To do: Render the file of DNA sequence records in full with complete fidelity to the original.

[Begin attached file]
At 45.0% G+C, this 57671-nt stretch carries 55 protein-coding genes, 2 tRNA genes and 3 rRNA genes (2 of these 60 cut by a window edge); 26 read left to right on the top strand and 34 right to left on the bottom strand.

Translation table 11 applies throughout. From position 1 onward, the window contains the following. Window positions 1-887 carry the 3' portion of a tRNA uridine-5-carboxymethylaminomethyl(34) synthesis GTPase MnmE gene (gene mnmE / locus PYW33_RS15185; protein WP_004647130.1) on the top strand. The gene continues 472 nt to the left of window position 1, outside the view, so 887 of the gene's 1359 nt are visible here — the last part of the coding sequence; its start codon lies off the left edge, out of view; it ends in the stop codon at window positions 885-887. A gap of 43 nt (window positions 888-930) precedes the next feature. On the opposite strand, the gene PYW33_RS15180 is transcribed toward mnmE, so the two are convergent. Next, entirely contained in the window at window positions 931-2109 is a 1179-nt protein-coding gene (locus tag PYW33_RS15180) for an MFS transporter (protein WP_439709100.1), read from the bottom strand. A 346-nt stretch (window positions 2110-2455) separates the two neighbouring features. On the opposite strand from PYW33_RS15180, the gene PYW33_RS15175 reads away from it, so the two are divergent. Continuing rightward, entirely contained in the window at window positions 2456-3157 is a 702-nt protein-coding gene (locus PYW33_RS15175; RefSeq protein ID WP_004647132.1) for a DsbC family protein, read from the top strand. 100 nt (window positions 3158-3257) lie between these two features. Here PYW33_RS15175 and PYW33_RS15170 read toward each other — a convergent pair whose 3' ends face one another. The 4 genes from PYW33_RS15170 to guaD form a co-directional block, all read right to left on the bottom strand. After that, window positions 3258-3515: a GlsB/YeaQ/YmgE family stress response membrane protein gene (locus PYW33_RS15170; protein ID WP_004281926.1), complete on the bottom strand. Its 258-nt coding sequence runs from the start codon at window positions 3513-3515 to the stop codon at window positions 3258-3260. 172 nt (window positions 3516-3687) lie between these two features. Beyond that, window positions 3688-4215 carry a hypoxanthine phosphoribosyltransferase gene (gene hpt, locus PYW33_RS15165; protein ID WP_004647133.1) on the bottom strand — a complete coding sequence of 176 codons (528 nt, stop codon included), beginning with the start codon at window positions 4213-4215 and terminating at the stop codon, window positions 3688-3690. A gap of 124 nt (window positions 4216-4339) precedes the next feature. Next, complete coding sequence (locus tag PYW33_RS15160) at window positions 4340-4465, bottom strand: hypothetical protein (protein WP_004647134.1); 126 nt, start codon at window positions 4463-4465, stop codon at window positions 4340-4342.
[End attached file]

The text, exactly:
At 45.0% G+C, this 57671-nt stretch carries 55 protein-coding genes, 2 tRNA genes and 3 rRNA genes (2 of these 60 cut by a window edge); 26 read left to right on the top strand and 34 right to left on the bottom strand.

Translation table 11 applies throughout. From position 1 onward, the window contains the following. Window positions 1-887 carry the 3' portion of a tRNA uridine-5-carboxymethylaminomethyl(34) synthesis GTPase MnmE gene (gene mnmE / locus PYW33_RS15185; protein WP_004647130.1) on the top strand. The gene continues 472 nt to the left of window position 1, outside the view, so 887 of the gene's 1359 nt are visible here — the last part of the coding sequence; its start codon lies off the left edge, out of view; it ends in the stop codon at window positions 885-887. A gap of 43 nt (window positions 888-930) precedes the next feature. On the opposite strand, the gene PYW33_RS15180 is transcribed toward mnmE, so the two are convergent. Next, entirely contained in the window at window positions 931-2109 is a 1179-nt protein-coding gene (locus tag PYW33_RS15180) for an MFS transporter (protein WP_439709100.1), read from the bottom strand. A 346-nt stretch (window positions 2110-2455) separates the two neighbouring features. On the opposite strand from PYW33_RS15180, the gene PYW33_RS15175 reads away from it, so the two are divergent. Continuing rightward, entirely contained in the window at window positions 2456-3157 is a 702-nt protein-coding gene (locus PYW33_RS15175; RefSeq protein ID WP_004647132.1) for a DsbC family protein, read from the top strand. 100 nt (window positions 3158-3257) lie between these two features. Here PYW33_RS15175 and PYW33_RS15170 read toward each other — a convergent pair whose 3' ends face one another. The 4 genes from PYW33_RS15170 to guaD form a co-directional block, all read right to left on the bottom strand. After that, window positions 3258-3515: a GlsB/YeaQ/YmgE family stress response membrane protein gene (locus PYW33_RS15170; protein ID WP_004281926.1), complete on the bottom strand. Its 258-nt coding sequence runs from the start codon at window positions 3513-3515 to the stop codon at window positions 3258-3260. 172 nt (window positions 3516-3687) lie between these two features. Beyond that, window positions 3688-4215 carry a hypoxanthine phosphoribosyltransferase gene (gene hpt, locus PYW33_RS15165; protein ID WP_004647133.1) on the bottom strand — a complete coding sequence of 176 codons (528 nt, stop codon included), beginning with the start codon at window positions 4213-4215 and terminating at the stop codon, window positions 3688-3690. A gap of 124 nt (window positions 4216-4339) precedes the next feature. Next, complete coding sequence (locus tag PYW33_RS15160) at window positions 4340-4465, bottom strand: hypothetical protein (protein WP_004647134.1); 126 nt, start codon at window positions 4463-4465, stop codon at window positions 4340-4342.